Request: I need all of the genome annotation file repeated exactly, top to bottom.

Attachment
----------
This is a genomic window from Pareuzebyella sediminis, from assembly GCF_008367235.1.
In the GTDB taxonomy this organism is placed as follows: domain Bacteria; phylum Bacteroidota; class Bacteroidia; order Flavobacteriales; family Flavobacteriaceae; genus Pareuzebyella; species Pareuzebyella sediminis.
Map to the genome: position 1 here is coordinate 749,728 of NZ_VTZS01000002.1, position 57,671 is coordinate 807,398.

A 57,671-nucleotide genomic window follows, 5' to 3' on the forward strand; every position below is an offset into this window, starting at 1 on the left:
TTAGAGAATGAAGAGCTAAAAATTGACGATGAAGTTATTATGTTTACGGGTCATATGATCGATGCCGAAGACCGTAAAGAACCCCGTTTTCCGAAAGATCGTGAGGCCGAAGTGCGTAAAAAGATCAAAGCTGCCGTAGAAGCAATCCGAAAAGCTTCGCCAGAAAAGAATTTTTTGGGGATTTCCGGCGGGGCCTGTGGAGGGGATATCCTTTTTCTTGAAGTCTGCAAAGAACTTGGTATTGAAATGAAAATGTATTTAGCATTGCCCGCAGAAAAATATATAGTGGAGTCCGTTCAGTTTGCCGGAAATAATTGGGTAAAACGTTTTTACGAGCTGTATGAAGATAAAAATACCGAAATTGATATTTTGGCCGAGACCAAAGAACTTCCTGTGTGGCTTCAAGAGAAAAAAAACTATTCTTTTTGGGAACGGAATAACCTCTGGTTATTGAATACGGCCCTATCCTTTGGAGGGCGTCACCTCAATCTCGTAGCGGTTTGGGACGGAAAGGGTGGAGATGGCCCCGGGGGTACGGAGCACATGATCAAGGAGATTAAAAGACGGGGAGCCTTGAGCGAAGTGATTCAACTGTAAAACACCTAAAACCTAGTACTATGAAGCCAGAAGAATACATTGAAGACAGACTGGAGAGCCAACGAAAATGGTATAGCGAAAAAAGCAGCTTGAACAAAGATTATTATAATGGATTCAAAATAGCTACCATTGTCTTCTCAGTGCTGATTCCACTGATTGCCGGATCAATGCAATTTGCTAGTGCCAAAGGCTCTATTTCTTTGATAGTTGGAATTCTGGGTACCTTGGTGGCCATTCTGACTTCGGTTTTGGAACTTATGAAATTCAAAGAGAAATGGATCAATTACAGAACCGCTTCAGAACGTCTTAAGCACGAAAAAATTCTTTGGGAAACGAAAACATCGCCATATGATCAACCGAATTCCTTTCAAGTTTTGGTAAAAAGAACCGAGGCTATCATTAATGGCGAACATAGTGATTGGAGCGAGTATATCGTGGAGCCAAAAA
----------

This is a genomic window from Pareuzebyella sediminis, from assembly GCF_008367235.1.
In the GTDB taxonomy this organism is placed as follows: domain Bacteria; phylum Bacteroidota; class Bacteroidia; order Flavobacteriales; family Flavobacteriaceae; genus Pareuzebyella; species Pareuzebyella sediminis.
Map to the genome: position 1 here is coordinate 749,728 of NZ_VTZS01000002.1, position 57,671 is coordinate 807,398.

A 57,671-nucleotide genomic window follows, 5' to 3' on the forward strand; every position below is an offset into this window, starting at 1 on the left:
TTAGAGAATGAAGAGCTAAAAATTGACGATGAAGTTATTATGTTTACGGGTCATATGATCGATGCCGAAGACCGTAAAGAACCCCGTTTTCCGAAAGATCGTGAGGCCGAAGTGCGTAAAAAGATCAAAGCTGCCGTAGAAGCAATCCGAAAAGCTTCGCCAGAAAAGAATTTTTTGGGGATTTCCGGCGGGGCCTGTGGAGGGGATATCCTTTTTCTTGAAGTCTGCAAAGAACTTGGTATTGAAATGAAAATGTATTTAGCATTGCCCGCAGAAAAATATATAGTGGAGTCCGTTCAGTTTGCCGGAAATAATTGGGTAAAACGTTTTTACGAGCTGTATGAAGATAAAAATACCGAAATTGATATTTTGGCCGAGACCAAAGAACTTCCTGTGTGGCTTCAAGAGAAAAAAAACTATTCTTTTTGGGAACGGAATAACCTCTGGTTATTGAATACGGCCCTATCCTTTGGAGGGCGTCACCTCAATCTCGTAGCGGTTTGGGACGGAAAGGGTGGAGATGGCCCCGGGGGTACGGAGCACATGATCAAGGAGATTAAAAGACGGGGAGCCTTGAGCGAAGTGATTCAACTGTAAAACACCTAAAACCTAGTACTATGAAGCCAGAAGAATACATTGAAGACAGACTGGAGAGCCAACGAAAATGGTATAGCGAAAAAAGCAGCTTGAACAAAGATTATTATAATGGATTCAAAATAGCTACCATTGTCTTCTCAGTGCTGATTCCACTGATTGCCGGATCAATGCAATTTGCTAGTGCCAAAGGCTCTATTTCTTTGATAGTTGGAATTCTGGGTACCTTGGTGGCCATTCTGACTTCGGTTTTGGAACTTATGAAATTCAAAGAGAAATGGATCAATTACAGAACCGCTTCAGAACGTCTTAAGCACGAAAAAATTCTTTGGGAAACGAAAACATCGCCATATGATCAACCGAATTCCTTTCAAGTTTTGGTAAAAAGAACCGAGGCTATCATTAATGGCGAACATAGTGATTGGAGCGAGTATATCGTGGAGCCAAAAA